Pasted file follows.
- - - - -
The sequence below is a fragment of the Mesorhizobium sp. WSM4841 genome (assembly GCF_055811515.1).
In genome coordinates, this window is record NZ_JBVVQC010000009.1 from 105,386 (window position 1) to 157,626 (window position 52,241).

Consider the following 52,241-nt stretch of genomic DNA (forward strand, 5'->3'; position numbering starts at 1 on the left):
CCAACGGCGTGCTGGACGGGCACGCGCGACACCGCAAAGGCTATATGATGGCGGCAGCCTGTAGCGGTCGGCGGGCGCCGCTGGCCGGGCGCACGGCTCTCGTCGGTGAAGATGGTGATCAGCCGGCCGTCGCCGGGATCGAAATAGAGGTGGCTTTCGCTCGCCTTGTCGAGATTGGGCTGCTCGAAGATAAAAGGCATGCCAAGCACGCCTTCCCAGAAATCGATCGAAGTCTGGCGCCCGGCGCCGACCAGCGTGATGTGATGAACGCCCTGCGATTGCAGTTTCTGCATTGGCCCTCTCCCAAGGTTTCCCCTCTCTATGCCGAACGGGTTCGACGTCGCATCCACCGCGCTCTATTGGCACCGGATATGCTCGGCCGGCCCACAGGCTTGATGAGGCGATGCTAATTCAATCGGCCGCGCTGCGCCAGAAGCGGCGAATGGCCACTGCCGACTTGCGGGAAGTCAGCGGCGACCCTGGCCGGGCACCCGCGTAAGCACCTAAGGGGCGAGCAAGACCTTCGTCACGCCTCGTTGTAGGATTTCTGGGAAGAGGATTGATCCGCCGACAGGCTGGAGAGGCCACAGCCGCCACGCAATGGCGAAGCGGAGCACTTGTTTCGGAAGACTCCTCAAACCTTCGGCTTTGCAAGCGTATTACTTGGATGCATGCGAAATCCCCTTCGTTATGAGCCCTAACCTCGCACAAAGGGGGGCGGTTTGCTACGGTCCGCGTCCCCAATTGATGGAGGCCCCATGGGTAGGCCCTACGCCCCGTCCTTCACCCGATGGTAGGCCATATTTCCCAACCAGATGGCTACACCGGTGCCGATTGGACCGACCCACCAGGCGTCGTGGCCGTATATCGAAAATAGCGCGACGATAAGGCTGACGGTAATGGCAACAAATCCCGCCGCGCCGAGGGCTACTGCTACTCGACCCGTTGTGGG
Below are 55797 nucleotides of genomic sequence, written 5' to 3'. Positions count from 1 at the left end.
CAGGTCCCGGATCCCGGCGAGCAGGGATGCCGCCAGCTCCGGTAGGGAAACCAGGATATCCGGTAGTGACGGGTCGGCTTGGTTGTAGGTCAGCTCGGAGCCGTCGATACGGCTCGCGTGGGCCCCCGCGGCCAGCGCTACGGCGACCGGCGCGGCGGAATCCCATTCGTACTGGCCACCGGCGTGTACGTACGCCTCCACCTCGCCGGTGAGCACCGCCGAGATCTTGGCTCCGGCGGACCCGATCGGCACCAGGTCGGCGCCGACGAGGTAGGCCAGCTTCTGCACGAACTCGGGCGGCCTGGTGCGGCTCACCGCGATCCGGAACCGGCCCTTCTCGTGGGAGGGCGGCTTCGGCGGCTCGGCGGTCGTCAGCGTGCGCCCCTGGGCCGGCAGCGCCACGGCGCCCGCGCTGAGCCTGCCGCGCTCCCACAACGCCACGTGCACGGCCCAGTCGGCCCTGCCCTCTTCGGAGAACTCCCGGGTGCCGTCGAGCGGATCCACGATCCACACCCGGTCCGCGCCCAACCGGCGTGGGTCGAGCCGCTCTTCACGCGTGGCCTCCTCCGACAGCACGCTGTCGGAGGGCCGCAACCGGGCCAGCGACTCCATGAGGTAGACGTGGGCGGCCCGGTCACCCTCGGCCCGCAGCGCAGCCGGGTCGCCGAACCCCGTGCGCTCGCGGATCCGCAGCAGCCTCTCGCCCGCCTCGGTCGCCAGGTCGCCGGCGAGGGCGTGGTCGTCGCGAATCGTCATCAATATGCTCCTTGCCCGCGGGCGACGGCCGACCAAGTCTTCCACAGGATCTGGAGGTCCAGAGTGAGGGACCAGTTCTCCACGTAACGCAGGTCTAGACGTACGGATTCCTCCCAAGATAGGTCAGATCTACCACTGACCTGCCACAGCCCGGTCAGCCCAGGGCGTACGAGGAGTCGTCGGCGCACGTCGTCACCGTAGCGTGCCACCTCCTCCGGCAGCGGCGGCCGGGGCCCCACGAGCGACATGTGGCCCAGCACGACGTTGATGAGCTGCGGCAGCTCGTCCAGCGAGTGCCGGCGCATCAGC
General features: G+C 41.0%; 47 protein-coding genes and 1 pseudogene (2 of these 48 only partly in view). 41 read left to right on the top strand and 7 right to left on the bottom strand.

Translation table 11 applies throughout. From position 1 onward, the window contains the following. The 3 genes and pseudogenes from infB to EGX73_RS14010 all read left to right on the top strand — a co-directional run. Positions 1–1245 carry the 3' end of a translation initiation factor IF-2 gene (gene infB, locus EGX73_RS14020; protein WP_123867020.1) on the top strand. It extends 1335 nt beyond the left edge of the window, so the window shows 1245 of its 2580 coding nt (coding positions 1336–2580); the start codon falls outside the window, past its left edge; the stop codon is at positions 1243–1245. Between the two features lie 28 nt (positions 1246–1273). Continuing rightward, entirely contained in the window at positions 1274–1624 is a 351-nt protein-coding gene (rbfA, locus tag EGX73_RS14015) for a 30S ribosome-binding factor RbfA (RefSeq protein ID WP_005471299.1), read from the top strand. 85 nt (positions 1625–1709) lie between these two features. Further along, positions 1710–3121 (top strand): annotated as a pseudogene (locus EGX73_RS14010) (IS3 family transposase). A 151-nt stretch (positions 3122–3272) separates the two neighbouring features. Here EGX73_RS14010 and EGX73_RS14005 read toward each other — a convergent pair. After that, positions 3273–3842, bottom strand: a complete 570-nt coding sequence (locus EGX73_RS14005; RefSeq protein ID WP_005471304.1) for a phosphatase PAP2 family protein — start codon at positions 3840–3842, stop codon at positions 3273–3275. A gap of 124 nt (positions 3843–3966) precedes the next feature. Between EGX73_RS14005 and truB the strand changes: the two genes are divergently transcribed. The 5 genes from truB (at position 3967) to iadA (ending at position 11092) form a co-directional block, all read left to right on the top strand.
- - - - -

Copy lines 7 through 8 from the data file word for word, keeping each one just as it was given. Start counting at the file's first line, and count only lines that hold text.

General features: G+C 41.0%; 47 protein-coding genes and 1 pseudogene (2 of these 48 only partly in view). 41 read left to right on the top strand and 7 right to left on the bottom strand.

Translation table 11 applies throughout. From position 1 onward, the window contains the following. The 3 genes and pseudogenes from infB to EGX73_RS14010 all read left to right on the top strand — a co-directional run. Positions 1–1245 carry the 3' end of a translation initiation factor IF-2 gene (gene infB, locus EGX73_RS14020; protein WP_123867020.1) on the top strand. It extends 1335 nt beyond the left edge of the window, so the window shows 1245 of its 2580 coding nt (coding positions 1336–2580); the start codon falls outside the window, past its left edge; the stop codon is at positions 1243–1245. Between the two features lie 28 nt (positions 1246–1273). Continuing rightward, entirely contained in the window at positions 1274–1624 is a 351-nt protein-coding gene (rbfA, locus tag EGX73_RS14015) for a 30S ribosome-binding factor RbfA (RefSeq protein ID WP_005471299.1), read from the top strand. 85 nt (positions 1625–1709) lie between these two features. Further along, positions 1710–3121 (top strand): annotated as a pseudogene (locus EGX73_RS14010) (IS3 family transposase). A 151-nt stretch (positions 3122–3272) separates the two neighbouring features. Here EGX73_RS14010 and EGX73_RS14005 read toward each other — a convergent pair. After that, positions 3273–3842, bottom strand: a complete 570-nt coding sequence (locus EGX73_RS14005; RefSeq protein ID WP_005471304.1) for a phosphatase PAP2 family protein — start codon at positions 3840–3842, stop codon at positions 3273–3275. A gap of 124 nt (positions 3843–3966) precedes the next feature. Between EGX73_RS14005 and truB the strand changes: the two genes are divergently transcribed. The 5 genes from truB (at position 3967) to iadA (ending at position 11092) form a co-directional block, all read left to right on the top strand.